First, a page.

That is important to you as  a writer yourself. This is not about judgement. Your story is not merited based on how much you wrote. Real merit is found in how well someone else can read and engage with your story.

We began by looking and discussing their stories as a group. I do this by having them tell us their story. Each child is given another child’s story to read as well. The author gets up to tell their story, while the reader takes the story into the hallway. Once the author is done, we quickly recap the character, the problem, solution and setting.

We then invite the reader back in to retell the story. They are allowed to have the story in hand, but I do not ask them to read it out loud. Instead, they recount what they remember about the story. Then we recap the character, the problem, solution and setting.

I kept notes on both so that we could compare the tellings of the stories side by side. I also open up the author to taking questions and record those as well. In the end, the author has information and feedback to help them improve and clarify their writing.

What a lot of the students came to understand is that there is still a lot of information about their story in their head.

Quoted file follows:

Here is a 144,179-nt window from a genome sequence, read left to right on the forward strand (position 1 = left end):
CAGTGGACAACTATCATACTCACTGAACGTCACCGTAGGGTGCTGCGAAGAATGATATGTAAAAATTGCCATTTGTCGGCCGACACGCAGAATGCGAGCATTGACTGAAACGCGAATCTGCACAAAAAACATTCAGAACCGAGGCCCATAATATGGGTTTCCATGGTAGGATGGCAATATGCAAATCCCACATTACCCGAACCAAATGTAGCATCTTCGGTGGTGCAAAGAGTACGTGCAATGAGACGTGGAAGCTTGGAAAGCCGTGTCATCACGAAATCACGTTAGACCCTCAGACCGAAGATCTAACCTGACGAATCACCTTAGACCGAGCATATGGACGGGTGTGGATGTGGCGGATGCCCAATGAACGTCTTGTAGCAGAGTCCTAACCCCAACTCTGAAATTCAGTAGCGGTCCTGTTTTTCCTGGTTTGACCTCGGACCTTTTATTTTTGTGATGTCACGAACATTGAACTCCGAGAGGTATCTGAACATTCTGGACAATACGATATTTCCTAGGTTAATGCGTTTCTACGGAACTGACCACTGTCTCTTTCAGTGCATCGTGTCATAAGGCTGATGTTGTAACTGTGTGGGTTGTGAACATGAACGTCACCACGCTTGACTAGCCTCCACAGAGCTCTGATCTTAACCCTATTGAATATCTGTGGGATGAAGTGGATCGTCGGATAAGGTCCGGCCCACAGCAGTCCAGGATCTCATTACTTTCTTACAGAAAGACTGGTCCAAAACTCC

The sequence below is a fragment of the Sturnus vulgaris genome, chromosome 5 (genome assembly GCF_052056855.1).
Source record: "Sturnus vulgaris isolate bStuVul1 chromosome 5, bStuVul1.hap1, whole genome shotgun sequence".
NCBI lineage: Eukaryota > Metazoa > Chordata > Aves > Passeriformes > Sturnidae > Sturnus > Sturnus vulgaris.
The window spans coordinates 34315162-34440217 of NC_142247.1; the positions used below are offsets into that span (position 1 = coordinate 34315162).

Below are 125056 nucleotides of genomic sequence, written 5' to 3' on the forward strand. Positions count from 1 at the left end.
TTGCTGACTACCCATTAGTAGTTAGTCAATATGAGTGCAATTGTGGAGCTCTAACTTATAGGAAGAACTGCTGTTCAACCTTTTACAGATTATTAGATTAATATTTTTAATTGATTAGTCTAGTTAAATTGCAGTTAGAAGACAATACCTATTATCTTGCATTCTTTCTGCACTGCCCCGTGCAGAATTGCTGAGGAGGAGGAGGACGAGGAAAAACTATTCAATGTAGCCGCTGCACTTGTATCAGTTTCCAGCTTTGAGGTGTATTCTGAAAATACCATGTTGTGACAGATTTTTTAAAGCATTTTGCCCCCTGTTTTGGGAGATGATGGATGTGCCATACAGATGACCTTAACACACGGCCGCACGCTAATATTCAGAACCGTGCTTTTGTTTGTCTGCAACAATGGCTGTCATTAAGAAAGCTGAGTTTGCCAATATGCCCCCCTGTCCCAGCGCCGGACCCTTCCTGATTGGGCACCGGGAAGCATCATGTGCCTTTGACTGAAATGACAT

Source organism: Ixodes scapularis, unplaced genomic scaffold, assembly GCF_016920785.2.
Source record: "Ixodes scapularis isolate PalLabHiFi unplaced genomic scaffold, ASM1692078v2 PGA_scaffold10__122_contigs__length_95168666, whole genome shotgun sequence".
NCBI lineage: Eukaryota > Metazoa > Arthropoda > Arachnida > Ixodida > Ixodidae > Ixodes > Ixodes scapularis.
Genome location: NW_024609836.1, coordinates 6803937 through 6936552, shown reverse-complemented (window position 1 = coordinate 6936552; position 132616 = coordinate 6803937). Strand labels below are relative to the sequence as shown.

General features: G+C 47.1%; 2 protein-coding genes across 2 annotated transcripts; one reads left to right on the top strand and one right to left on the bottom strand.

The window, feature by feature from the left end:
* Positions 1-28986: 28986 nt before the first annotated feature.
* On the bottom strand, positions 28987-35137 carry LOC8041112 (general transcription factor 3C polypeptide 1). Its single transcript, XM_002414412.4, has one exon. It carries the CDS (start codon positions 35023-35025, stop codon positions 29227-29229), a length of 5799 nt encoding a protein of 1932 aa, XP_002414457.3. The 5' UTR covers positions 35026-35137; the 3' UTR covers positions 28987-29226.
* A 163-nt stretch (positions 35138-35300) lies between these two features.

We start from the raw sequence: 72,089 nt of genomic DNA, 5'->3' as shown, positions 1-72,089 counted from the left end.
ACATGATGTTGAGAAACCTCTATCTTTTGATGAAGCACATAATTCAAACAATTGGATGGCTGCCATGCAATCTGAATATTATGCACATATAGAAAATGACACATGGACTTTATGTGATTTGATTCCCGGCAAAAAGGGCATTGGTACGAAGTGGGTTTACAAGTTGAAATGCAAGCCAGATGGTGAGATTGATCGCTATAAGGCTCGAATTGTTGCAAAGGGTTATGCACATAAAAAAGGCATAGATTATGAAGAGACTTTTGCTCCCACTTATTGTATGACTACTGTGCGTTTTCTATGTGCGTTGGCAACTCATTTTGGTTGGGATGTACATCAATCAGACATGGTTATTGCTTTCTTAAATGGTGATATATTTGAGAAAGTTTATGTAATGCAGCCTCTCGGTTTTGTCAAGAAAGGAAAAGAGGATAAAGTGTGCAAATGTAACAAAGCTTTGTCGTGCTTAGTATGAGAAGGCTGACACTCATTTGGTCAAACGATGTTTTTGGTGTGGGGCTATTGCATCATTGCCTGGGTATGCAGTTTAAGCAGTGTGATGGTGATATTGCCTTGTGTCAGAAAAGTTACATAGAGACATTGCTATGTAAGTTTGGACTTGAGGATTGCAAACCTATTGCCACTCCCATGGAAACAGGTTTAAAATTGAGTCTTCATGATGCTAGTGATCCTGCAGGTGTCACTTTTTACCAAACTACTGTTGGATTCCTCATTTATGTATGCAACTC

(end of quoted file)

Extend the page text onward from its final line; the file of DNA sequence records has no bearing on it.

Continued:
While most first graders tend to skip details in their stories, as seasoned writers, we can make the same gaps in our writing.

Example of a first grader: The girl went to the beach. She forgot her swim suit. She bought a swim suit. Then went home.

The story was actually about a girl losing her cat. She had searched for it and was sad, so she went to the beach because the beach makes her happy. She wanted to go swimming, but did not have a bathing suit. So she went to the store to buy one. She went home to change into her swim suit because there was no place to change at the beach. When she got home, she heard her cat meowing under the porch. Her cat came home and she was happy.

Her telling of her story is much better than her writing the story. Her story makes logical sense, but most of the story is irrelevant to her story. We ended up with a second problem (no swim suit).

So we had to figure out what the story was about. What did we need to tell that story?

For her, she needed to understand her plot.

For you and me, it may be something more complex like a flat story arc. We may have a good story, just not a great one.

When I wrote Pedro’s Pan, my issue stemmed from not understanding all the nuances to the  market I was writing too. But even when I did, the story was flat. My character lacked an arc. That was solved by writing the story from a different perspective. The new character POV made a good story into a published story.